Saturday, June 21, 2014

A Coupla Things on Summer, Day 1

First, I was happy to see this post:

The patent, plain truth, a truth so true that it approaches the truth we find in mathematical equations, which can of course be derided as a "tautological" truth except with folks who refuse to acknowledge it, is that if you take a random room full of people and sprinkle more and more firearms into that population, you will be more and more likely to eventually have an event of firearm violence. Tired of waiting? Add alcohol, add televisions, add politicians and religious fanatics. Until the national media can literally laugh Wayne LaPierre's ridiculous platitudes out of the hall, we are conducting this horrible experiment in real time. The money shot (sorry): It’s only a matter of time before one these guns accidentally discharges; it’s only a matter of time before someone taunts these fetishists and, because the ammosexuals are stupid and humorless and lack impulse control, one them “fights back” with deadly force. These people need to become pariahs. Yesterday.

Second. Last week the Durham, NC city jail was forced to release a guy who had been sitting in there for two years accused of a drive-by shooting which killed a 10-year-old girl. He was never brought to trial because the NC Crime Lab is understaffed and evidence was unable to be processed. He was released because a judge ruled that his right to a speedy trial had been violated--which seems indeed to be true. One would think that the Damocletian sword of this speedy trial rule would drive any competent body of legislators to be damn sure that the state crime lab was always properly funded and staffed. Apparently our current Legislature felt otherwise. They were too busy cutting taxes on wealthy people and attacking the whole concept of tenure as it applies to public school teachers (so that if some teacher should point out to her students a future failure of this magnitude by a future Legislature, she will live in fear of losing her job, or will in fact lose her job post haste). Oh, did I mention. The guy shot and killed a guy in Chapel Hill a week after he was released. He's been charged with murder:

Third. It's been widely noted this week (around the web) that among the commentators on Hillary Clinton's (in my view) very successful interview with Fox News was Terry Bradshaw, Football Hall of Fame Quarterback for the Pittsburgh Steelers during their four '70s era Super Bowl victories and now a member of the Fox NFL Pregame show:

Bradshaw said he never has trusted Ms Clinton, and that everyone ought to tell the truth. He thus joins the ranks of genius-level propagandists now working the current "street." As no doubt has been remarked at the water cooler already, we can all await his suit of the NFL for chronic brain injury, which will arrive in the mail the day after he's finally dismissed from his Pregame show for some as yet unimagined indiscretion. But what struck me was that this direct joining of Fox Sports with Fox Political Propaganda is only the most explicit iteration of what has been already in place since Mr. Murdoch bought up the sports coverage rights to most of the most popular sporting events in the United States. You don't have to have a Bradshaw actually talk about a politician, when you've captured the viewers you want to "convince." In fact, putting Bradshaw directly into politics is probably a mistake, a looking behind the curtain so to speak. Possibly people will notice. It's more likely that another statistical truth prevails however: people who notice are such a minority in the American electorate that they can be entirely discounted when designing election campaigns. Get enough dumb-asses to vote and the smart ones can just, erm..., smart.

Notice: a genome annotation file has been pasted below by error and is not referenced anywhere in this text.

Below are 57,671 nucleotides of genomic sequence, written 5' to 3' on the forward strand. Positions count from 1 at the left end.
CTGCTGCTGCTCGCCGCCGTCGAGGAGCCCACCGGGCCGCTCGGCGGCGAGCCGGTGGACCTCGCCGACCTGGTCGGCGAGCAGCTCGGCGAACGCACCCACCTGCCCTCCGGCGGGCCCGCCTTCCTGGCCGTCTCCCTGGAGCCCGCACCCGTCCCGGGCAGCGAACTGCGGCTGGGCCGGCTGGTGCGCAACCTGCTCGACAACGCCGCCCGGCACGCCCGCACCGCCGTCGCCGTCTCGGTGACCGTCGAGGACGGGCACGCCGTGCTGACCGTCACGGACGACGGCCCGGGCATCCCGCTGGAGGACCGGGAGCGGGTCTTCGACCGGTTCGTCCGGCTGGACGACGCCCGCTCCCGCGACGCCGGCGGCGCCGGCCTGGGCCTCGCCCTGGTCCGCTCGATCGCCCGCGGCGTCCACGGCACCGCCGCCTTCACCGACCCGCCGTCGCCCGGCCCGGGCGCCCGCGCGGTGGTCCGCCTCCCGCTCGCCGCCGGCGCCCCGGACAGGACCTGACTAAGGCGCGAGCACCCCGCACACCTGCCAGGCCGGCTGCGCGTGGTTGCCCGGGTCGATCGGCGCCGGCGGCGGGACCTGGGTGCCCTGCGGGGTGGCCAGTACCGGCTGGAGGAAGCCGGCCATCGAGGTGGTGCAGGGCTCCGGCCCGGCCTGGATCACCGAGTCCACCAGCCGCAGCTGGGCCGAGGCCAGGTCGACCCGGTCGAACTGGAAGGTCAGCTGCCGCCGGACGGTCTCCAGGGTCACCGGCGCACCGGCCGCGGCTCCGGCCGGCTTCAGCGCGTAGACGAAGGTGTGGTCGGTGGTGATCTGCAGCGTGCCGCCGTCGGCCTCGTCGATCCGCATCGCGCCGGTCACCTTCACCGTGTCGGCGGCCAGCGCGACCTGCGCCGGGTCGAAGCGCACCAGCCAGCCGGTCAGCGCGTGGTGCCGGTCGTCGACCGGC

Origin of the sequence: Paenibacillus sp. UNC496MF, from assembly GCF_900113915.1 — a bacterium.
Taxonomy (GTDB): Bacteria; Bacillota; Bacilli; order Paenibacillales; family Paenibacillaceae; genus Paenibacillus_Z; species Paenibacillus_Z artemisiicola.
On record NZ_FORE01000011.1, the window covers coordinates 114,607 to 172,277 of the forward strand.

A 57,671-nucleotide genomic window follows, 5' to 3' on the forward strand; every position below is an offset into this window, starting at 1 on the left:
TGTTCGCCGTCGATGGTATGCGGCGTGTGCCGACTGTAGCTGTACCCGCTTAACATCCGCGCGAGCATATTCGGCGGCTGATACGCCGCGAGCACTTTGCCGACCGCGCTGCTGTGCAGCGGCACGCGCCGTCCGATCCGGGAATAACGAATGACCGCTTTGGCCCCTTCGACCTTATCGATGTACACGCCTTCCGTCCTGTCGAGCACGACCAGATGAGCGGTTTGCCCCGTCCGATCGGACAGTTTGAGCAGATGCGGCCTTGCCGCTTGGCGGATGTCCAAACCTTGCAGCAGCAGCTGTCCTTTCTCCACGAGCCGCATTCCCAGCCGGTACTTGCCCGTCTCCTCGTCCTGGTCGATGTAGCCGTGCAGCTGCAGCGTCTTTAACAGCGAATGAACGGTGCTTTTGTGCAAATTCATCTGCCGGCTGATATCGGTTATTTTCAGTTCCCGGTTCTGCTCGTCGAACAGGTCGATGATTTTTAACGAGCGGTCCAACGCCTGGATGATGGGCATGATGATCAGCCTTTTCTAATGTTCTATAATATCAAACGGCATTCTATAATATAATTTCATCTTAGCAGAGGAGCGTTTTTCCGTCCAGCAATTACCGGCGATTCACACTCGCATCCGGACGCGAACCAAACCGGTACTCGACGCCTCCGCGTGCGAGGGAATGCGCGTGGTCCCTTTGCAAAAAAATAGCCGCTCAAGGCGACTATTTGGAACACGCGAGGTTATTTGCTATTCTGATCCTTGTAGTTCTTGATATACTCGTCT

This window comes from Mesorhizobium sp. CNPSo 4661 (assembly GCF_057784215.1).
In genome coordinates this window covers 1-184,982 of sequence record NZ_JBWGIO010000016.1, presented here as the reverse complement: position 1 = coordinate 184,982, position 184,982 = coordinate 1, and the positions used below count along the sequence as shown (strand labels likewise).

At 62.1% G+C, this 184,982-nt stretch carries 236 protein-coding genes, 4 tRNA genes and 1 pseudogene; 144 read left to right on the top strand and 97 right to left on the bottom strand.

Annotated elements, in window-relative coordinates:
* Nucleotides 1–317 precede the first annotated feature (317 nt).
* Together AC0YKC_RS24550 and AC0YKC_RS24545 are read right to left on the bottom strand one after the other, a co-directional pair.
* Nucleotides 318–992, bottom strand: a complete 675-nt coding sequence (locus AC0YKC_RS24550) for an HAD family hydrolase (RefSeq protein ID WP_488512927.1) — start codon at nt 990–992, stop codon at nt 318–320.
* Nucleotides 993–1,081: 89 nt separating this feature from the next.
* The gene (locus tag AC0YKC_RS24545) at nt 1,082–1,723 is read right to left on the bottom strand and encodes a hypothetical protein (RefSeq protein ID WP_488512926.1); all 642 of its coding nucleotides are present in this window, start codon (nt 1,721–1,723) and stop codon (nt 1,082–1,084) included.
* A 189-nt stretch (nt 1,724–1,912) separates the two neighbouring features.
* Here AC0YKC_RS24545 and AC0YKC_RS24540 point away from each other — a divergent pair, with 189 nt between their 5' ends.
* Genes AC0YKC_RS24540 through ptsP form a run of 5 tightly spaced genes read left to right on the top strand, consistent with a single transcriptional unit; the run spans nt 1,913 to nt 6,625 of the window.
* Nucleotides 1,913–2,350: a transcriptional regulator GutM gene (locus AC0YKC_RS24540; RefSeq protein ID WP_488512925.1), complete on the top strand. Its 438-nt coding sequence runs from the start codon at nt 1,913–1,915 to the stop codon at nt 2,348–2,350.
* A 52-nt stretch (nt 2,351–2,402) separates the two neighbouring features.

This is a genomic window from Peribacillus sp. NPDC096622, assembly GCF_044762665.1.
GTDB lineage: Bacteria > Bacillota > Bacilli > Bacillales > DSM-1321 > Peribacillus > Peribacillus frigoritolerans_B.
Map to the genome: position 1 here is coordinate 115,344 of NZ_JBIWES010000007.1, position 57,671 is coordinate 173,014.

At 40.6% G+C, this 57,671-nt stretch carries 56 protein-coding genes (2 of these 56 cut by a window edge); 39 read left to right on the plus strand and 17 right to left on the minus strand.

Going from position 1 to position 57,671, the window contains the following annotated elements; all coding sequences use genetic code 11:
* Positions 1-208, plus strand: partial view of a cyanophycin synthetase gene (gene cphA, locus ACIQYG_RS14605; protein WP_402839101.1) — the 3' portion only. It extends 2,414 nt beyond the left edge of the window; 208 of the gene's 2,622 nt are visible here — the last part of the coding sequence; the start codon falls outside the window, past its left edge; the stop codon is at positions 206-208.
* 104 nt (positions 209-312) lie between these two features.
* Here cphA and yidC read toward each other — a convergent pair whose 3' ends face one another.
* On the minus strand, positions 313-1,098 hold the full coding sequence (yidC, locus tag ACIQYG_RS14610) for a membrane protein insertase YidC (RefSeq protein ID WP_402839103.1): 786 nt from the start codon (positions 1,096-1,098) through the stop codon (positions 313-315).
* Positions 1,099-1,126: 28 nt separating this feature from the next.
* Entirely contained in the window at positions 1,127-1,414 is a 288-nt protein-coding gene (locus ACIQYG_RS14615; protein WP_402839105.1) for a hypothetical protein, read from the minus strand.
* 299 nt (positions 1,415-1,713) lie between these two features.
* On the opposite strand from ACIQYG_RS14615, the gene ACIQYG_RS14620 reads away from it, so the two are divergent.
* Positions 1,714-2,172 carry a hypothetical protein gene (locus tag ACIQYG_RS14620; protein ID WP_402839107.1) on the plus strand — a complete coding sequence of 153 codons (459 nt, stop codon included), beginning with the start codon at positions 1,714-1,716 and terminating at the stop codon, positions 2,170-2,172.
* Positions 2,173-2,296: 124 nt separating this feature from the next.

I guess point the 3rd brings us back to point the 1st. The Hudahenians look out the window into the summer, inscrutable. They watch a squirrel on an oak stump, who scratches a flea and then leaps down to find a moldy acorn. Thank Jesus it's Saturday. Last night we watched Ozu's "Late Spring" for the second time. If it's possible to put poetry into film form, or to actually film a perfect short story, Ozu does it (and more than once). This most elegant of movies can be watched many times. It grows deeper and deeper. It's no wonder Setsuko Hara devoted her professional career to Mr. Ozu, and retired after he died. There was nothing more for her to achieve.

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